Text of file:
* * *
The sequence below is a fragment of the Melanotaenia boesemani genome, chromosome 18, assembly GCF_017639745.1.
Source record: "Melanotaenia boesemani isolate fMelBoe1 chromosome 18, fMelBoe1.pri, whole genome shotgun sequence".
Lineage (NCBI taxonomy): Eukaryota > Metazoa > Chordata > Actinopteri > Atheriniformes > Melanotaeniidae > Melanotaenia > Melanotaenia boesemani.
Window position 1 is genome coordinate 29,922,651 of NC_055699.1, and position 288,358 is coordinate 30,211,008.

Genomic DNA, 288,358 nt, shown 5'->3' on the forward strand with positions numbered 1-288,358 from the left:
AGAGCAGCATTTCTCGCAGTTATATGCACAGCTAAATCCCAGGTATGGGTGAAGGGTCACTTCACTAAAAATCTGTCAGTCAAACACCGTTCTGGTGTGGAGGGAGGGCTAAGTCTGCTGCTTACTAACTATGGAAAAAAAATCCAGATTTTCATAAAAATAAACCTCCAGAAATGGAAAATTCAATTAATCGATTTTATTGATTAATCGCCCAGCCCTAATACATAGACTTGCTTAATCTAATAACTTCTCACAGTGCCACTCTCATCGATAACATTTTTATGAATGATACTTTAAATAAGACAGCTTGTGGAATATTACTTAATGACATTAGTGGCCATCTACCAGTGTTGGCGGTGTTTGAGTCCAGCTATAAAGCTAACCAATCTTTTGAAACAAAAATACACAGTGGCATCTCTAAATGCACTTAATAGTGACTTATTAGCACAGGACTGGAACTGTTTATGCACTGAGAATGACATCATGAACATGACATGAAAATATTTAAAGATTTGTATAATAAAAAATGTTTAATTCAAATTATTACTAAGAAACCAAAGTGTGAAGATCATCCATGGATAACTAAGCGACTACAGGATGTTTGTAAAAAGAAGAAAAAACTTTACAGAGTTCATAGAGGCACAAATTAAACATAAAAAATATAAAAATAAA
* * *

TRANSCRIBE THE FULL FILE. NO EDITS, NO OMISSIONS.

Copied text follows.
The sequence below is a fragment of the Melanotaenia boesemani genome, chromosome 18, assembly GCF_017639745.1.
Source record: "Melanotaenia boesemani isolate fMelBoe1 chromosome 18, fMelBoe1.pri, whole genome shotgun sequence".
Lineage (NCBI taxonomy): Eukaryota > Metazoa > Chordata > Actinopteri > Atheriniformes > Melanotaeniidae > Melanotaenia > Melanotaenia boesemani.
Window position 1 is genome coordinate 29,922,651 of NC_055699.1, and position 288,358 is coordinate 30,211,008.

Genomic DNA, 288,358 nt, shown 5'->3' on the forward strand with positions numbered 1-288,358 from the left:
AGAGCAGCATTTCTCGCAGTTATATGCACAGCTAAATCCCAGGTATGGGTGAAGGGTCACTTCACTAAAAATCTGTCAGTCAAACACCGTTCTGGTGTGGAGGGAGGGCTAAGTCTGCTGCTTACTAACTATGGAAAAAAAATCCAGATTTTCATAAAAATAAACCTCCAGAAATGGAAAATTCAATTAATCGATTTTATTGATTAATCGCCCAGCCCTAATACATAGACTTGCTTAATCTAATAACTTCTCACAGTGCCACTCTCATCGATAACATTTTTATGAATGATACTTTAAATAAGACAGCTTGTGGAATATTACTTAATGACATTAGTGGCCATCTACCAGTGTTGGCGGTGTTTGAGTCCAGCTATAAAGCTAACCAATCTTTTGAAACAAAAATACACAGTGGCATCTCTAAATGCACTTAATAGTGACTTATTAGCACAGGACTGGAACTGTTTATGCACTGAGAATGACATCATGAACATGACATGAAAATATTTAAAGATTTGTATAATAAAAAATGTTTAATTCAAATTATTACTAAGAAACCAAAGTGTGAAGATCATCCATGGATAACTAAGCGACTACAGGATGTTTGTAAAAAGAAGAAAAAACTTTACAGAGTTCATAGAGGCACAAATTAAACATAAAAAATATAAAAATAAA